The largest U.S. rainbow trout on record is a 33-pound, 1.6-ounce specimen caught in the big-fish water below Lake Koocanusa in Montana’s Kootenai River in 1997, according to a compilation at Landbigfish.com. A Saskatchewan lake has yielded at least two triploids in 40-pound range, including a 48-pounder in September 2009.

Initially Adams thought he was into a carp, according to a news report. It took him a quarter hour to land it. A friend urged him to get it weighed.

“They just realized what they had, put it in a cooler and raced to the nearest certified scale,” Teuscher says. “We verified the weight.”

At 41 1/8 inches long, the fish is proportionally more like a regular rainbow than the football-like profile of triploids.

“It’s a beautiful fish on top of being that huge,” says Teuscher. “It’ll be interesting to see what the genetics work tells us.”

And it will be interesting to see if American Falls puts out any more whoppers.

A headline that ran last year with a pic of the standing record, Michelle Larson-Williams’ fish, says it all: “More monster rainbows likely remain in the American Falls Reservoir and Snake River.”

Teuscher says IDFG has been tracking catches there since the early 2000s. They began to see a number of 4- to 7-pounders one year which translated into 7- to 10-pounders the next, then 13s and in 2009, three over 19 pounds.

“I don’t know how much bigger they’ll get,” says Teuscher. “This might be it.”

But he allows that water conditions at the 56,000-surface-acre — “It’s so huge that a fish can swim around in it for 10 years without being touched by an angler,” he told the Associated Press — relatively shallow irrigation reservoir look good going into winter.

“We’re set up for more things to come,” he says.

The fish’s otolith, also submitted for testing, will reveal how old it is.

A press release will likely be issued later this week or early next after genetics testing comes back, Teuscher says.

ANOTHER VIEW OF ADAMS' FISH. (DAVID TEUTSCHER, IDFG)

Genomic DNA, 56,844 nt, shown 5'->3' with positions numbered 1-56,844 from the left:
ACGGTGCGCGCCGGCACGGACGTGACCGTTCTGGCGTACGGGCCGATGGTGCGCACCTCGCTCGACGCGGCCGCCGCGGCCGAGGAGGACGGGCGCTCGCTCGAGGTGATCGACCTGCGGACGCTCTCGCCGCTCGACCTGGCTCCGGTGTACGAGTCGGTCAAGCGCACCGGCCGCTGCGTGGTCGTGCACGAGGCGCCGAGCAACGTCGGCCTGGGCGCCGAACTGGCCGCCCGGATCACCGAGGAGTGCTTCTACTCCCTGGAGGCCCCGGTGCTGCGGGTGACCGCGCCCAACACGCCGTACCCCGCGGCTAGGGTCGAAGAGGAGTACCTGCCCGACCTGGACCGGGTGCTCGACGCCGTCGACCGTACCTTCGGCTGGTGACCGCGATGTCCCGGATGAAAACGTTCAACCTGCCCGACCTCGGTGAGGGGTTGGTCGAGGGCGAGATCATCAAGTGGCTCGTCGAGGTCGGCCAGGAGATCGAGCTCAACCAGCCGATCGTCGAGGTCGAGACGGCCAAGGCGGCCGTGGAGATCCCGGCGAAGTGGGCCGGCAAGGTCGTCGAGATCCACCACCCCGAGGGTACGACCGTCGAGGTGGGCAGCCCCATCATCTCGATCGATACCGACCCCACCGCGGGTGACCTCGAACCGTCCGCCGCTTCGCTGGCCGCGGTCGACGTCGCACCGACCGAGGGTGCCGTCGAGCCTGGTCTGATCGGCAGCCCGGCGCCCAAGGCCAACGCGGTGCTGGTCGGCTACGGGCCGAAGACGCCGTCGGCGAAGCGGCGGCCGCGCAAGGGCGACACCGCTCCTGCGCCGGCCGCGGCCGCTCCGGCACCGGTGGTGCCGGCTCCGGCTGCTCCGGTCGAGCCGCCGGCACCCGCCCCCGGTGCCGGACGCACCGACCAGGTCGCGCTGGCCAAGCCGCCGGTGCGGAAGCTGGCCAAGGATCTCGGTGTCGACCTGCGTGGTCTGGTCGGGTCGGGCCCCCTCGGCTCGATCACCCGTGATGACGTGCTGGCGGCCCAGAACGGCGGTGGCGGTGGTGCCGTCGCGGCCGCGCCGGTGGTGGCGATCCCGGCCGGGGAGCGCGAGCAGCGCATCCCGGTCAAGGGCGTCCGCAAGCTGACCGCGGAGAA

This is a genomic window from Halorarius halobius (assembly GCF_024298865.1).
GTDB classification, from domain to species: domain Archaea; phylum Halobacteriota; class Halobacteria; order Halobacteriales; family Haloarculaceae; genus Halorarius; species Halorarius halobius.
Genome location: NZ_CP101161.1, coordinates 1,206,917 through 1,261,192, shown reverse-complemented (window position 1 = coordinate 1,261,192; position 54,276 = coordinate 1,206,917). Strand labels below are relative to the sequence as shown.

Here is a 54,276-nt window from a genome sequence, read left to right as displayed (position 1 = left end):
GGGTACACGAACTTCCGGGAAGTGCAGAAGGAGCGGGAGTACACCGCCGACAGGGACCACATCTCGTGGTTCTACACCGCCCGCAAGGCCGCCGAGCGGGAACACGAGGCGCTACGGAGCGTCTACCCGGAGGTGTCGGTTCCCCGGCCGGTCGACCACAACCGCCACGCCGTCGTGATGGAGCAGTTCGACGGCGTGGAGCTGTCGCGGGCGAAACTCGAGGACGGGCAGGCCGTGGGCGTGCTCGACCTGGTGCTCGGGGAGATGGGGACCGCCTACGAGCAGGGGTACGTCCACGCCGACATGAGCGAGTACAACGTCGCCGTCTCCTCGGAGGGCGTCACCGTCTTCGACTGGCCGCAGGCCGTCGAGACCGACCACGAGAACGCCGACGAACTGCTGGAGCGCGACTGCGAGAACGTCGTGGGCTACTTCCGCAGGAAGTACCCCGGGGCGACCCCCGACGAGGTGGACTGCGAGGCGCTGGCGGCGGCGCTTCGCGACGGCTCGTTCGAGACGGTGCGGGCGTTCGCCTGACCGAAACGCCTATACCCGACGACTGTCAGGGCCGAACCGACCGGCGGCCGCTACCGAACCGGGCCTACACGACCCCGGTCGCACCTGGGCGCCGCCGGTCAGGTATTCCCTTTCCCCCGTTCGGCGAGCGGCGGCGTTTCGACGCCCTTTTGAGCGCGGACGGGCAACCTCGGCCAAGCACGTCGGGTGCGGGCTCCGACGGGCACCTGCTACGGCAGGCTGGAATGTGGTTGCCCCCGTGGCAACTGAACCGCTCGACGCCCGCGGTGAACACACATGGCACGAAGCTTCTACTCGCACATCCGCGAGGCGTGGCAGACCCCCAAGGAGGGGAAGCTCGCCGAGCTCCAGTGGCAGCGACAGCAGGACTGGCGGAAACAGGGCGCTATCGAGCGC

The largest trout ever caught in Idaho was a 37-pound Kamloops-strain rainbow from Lake Pend Oreille in 1947. The largest hybrid rainbow-cutthroat was a 24-pounder, also at LPO. The largest char was a 57 1/2-pound Mackinaw caught in 1951 at Priest Lake.

A Very Large Walleye Caught

Talk about the power of positive thinking: Wayne Heinz gave you tips for catching a state-record walleye in our March issue of Northwest Sportsman, and then last weekend nearly landed it himself.

In that issue, the Richland, Wash., writer interviewed fellow Tri-Cities anglers Mike Hepper — he of the standing state mark — and his friend Del Bareither about how they target trophy prespawn sows on the Columbia and its sloughs.

Even gave us their hot-spot map.

With its sources, Q&A format and Heinz’s unique writing style — he won first place for magazine hunting stories in the regional writers association’s awards banquet earlier this month — it’s easily one of my favorite articles of the year.

WAYNE HEINZ AND HIS TROPHY WALLEYE. (WAYNE HEINZ)

Since then, the region’s experienced late winter, late-late winter and, for good measure, late-late-late winter. Temperatures have been 5 to 6 degrees below normal, retarding the spring Chinook run, and Heinz says the big river itself is just 54 degrees out in the middle … not too far off the prime range for walleye to start thinking about shacking up.

So last Friday afternoon, after working on another story for an upcoming issue of Northwest Sportsman, Heinz thought he’d try his hand at landing a whopper.

“Why? I really thought I could do it,” says the author of How to Catch Salmon, Sturgeon, Lingcod, Rockfish, and Halibut Along the Pacific Coast.

Up to this point, the biggest walleye he’s ever landed went 12 pounds.

He dunked his boat in and headed for a backwater not far below the mouth of the Snake River.

After last week’s much-needed sunshine, the water temperature in shallow, rocky-bottomed Casey Slough was around the 70-degree mark, and Heinz thought he’d start out catching some smallmouth. They’ve been fishing well, though the local rivers are all in flood mode.